ccil: RBI, CCIL urge Japan to drop inspection clause

The tussle between Indian financial market regulators and their peers in developed countries over ‘extra-territorial jurisdictions’ is playing out on multiple fronts, leaving a dozen MNC banks trying to figure out the way forward.

The Reserve Bank of India (RBI) and Clearing Corporation of India (CCIL) Ltd, which settles large volumes of trades on bonds, derivatives and foreign exchange, are trying to break the logjam with Bank of Japan (BoJ) and Financial Services Agency, Japan (JFSA) which are keen on having inspection rights over CCIL.

Legal Views Sought

A similar demand has been made by the European Securities and Markets Authority (ESMA) and Bank of England (BoE) too.

Even as this inter-regulatory dialogue between Indian and Japan is underway, several European banks in the country have reached out to their headquarters, seeking legal opinion on whether they can use other banks in India as intermediaries and clearing members to avoid ‘directly’ dealing with CCIL as a central counterparty in the event Indian regulators are unable to strike a deal with ESMA and BoE.

“Certain trades such as foreign exchange forwards of less than 13 months and government securities must be done through CCIL. There is no regulatory clearance to do these transactions outside CCIL on a bilateral basis. So, the question is: can we do forward trades where we deal with an Indian bank which then clears it with CCIL? Here, instead of making CCIL as CCP, we would be dealing with a local bank which will act as an intermediary between my bank and CCIL. We are trying to find out from legal and compliance whether such indirect deals with CCIL would fall foul of BoE or ESMA rules,” a senior official of a European bank told ET.

Qualified CCP

Unlike the European banks which have a large presence in India, the hurdles faced by Japanese banks – with only three of them running branches – may be comparatively easier to overcome. BoJ and JFSA have been unwilling to recognise CCIL as a ‘qualified central counterparty’ (CCP) in the absence of certain supervisory rights.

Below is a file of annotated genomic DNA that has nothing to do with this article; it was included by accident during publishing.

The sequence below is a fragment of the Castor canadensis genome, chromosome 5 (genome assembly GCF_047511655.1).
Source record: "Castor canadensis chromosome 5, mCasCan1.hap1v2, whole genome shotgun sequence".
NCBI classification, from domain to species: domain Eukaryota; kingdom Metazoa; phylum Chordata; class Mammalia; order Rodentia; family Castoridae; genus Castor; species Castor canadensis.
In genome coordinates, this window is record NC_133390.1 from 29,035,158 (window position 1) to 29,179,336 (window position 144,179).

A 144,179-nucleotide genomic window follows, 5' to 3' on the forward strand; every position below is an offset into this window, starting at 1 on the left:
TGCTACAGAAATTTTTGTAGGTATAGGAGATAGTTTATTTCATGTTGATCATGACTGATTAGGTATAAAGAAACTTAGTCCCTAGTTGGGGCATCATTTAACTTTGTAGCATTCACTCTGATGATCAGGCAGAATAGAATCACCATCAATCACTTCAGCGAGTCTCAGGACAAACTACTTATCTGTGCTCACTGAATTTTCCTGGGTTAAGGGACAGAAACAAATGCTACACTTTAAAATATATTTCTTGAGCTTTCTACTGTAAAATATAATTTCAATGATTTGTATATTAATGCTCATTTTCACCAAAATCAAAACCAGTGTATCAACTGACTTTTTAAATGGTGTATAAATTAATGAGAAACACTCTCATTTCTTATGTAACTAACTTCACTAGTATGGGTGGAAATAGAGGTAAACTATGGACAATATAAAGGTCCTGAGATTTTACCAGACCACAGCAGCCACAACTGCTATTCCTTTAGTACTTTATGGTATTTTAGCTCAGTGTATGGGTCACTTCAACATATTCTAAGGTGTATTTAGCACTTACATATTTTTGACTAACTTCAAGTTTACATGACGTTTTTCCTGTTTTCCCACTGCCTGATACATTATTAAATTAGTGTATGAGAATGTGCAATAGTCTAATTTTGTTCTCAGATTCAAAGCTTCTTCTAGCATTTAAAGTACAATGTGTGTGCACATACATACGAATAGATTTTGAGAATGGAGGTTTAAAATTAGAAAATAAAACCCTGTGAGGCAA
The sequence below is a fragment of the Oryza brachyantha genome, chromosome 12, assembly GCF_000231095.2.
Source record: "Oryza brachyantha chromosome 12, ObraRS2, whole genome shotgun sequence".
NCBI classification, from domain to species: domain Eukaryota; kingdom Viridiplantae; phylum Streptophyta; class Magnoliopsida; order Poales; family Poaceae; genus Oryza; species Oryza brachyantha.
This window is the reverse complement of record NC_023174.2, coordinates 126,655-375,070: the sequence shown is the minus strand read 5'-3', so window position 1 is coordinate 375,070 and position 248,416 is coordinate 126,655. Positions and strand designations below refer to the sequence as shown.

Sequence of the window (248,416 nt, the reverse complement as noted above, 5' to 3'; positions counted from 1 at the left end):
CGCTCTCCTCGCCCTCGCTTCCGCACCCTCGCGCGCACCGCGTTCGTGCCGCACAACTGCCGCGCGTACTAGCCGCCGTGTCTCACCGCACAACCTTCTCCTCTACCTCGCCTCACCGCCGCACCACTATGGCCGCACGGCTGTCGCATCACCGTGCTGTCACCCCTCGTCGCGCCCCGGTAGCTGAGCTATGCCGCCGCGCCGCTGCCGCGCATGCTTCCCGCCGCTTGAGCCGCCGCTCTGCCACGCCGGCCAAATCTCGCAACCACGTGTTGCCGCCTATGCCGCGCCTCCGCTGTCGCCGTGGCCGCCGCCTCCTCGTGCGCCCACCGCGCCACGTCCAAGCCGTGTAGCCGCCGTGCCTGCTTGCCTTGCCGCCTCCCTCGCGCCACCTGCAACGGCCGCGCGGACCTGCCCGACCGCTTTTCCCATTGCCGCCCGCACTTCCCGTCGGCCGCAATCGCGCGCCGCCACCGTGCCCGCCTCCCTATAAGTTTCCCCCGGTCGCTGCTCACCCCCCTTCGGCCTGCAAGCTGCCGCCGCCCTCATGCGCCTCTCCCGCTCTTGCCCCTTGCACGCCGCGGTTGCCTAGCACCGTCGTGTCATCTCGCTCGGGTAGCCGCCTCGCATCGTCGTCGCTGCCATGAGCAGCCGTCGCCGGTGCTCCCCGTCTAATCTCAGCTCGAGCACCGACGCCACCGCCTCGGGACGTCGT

“The matter has been under discussion for two years and regulators have been sticking to their respective stands. However, about a week ago, RBI and CCIL have asked BoJ and JFSA to consider giving an exemption to CCIL as volumes of transactions through CCIL are below a certain threshold level. So, the issue here is whether CCIL could be spared of the conditions that Japan insists should apply to qualified CCP whose volumes are above this threshold level… Japanese authorities are yet to respond,” said a regulatory official.

According to industry circles, due to Japan’s regulatory stance, Japanese banks in India such as MUFG, Mizuho and Sumitomo Mitsui Banking Corp have been carrying out transactions like inter-rate swaps (IRS) on a bilateral basis with other banks outside the framework where CCIL acts as the counterparty.

“This is possible because RBI never finalised a draft regulatory mandate that required IRS trades to have CCIL as counterparty. But, for forex forwards trades (up to 13 months) Japanese banks are still using CCIL because RBI regulation clearly requires them to,” said a dealer of a local private bank.

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